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Re: A package import question

P: n/a
En Fri, 13 Jun 2008 20:01:56 -0300, Dan Yamins <dy*****@gmail.com>
escribió:
I'm having a problem importing a package in python, deleting some of
what's
been imported, and then reimporting. (I'm the sure the problem is
trivial,
but I just don't understand it.)

I have a directory of python modules called Operations. It contains a
python module called archive.py. Here's a import of the archive module
via package import:

Python 2.5.2 (r252:60911, Feb 22 2008, 07:57:53)
[GCC 4.0.1 (Apple Computer, Inc. build 5363)] on darwin
Type "help", "copyright", "credits" or "license" for more information.
>>import Operations.archive
>>Operations.archive
<module 'Operations.archive' from 'Operations/archive.pyc'>

So far, so good.
Note that if you execute dir() at this point, you'll see the Operations
name, *not* Operations.archive.
The statement "import Operations.archive" first tries to locate and load a
module named Operations - and *that* name is added to the current
namespace, not Operations.archive (which is an invalid name by itself).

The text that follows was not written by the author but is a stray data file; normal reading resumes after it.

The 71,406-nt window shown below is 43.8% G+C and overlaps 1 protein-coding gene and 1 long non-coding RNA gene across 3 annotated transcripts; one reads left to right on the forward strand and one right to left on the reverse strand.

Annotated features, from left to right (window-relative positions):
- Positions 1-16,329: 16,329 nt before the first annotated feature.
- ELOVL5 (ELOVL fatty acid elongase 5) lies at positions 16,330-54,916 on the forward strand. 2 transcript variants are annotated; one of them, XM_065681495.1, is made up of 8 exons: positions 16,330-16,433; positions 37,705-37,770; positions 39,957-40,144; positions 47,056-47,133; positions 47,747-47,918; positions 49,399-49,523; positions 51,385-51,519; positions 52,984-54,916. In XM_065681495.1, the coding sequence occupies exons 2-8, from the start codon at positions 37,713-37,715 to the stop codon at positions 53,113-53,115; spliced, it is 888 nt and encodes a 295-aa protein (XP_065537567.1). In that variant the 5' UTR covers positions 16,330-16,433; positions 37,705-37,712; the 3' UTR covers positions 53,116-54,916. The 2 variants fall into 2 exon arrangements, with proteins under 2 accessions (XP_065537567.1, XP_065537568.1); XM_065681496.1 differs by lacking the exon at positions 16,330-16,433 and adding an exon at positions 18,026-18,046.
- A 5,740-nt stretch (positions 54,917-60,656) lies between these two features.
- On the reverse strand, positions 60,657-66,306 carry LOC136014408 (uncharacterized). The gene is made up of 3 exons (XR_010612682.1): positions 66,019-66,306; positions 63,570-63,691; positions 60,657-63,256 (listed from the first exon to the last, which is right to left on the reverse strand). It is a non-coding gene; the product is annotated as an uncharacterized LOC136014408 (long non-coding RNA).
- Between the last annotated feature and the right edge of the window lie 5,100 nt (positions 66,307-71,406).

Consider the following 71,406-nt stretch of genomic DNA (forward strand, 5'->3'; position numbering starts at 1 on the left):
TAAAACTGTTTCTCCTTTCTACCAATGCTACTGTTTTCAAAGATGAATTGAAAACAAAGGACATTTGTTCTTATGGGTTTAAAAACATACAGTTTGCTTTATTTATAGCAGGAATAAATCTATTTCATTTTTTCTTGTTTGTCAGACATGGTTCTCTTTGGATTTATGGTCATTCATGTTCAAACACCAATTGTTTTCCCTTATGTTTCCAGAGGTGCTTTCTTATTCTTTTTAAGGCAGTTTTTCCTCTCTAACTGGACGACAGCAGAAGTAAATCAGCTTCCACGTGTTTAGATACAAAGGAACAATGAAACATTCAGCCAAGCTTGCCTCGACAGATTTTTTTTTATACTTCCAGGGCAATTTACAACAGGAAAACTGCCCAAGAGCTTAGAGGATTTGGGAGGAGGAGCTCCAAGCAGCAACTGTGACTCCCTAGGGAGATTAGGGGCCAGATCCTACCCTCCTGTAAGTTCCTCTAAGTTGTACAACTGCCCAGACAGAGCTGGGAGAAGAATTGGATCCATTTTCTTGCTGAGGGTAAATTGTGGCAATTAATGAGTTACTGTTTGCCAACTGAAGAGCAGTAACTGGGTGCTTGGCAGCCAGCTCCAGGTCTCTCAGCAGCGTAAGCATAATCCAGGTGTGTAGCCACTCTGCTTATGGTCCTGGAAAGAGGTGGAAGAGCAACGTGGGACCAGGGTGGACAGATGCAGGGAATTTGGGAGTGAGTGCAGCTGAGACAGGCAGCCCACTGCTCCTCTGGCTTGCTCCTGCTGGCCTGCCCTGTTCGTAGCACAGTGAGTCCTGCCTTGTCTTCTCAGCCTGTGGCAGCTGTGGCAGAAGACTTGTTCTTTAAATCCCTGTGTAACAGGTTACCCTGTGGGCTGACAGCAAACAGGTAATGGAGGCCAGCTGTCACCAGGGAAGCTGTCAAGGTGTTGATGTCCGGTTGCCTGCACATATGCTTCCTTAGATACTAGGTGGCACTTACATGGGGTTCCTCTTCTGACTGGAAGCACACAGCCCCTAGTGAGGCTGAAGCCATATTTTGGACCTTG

But now, suppose I want to delete Operations.archive. then, I can't
reimport it. instead, I
>>del Operations.archive
You have removed the "archive" attribute from the object to which the
"Operations" name is referring to.
>>import Operations.archive
Python keeps a reference to all imported modules in sys.modules; if a
module was already imported, any subsequent imports of the same module
just return the existing reference.
If you want to force Python to re-read the module from file, use the
reload function. But please read the warnings at
http://docs.python.org/lib/built-in-funcs.html#l2h-61
>>dir()
['Operations', '__builtins__', '__doc__', '__name__']
>>>

Instead of getting 'Operations.archive', I just seem to get 'Operations'.
You would never get a dotted name from dir(), unless you play tricks with
locals()/globals()
I can't seem to be able to import Operations.archive without quitting the
python interpreter and starting again.

What's going on here, and how do I fix it?
reload() may be what you need, but again, make sure you read the
documentation before using it. reload is not a magic wand. Remember that
names imported from the old module definition continue to be bound to the
old objects, and all instances of classes defined in the old module
continue to use the old class definitions, among other things.

--
Gabriel Genellina

Jun 27 '08 #1
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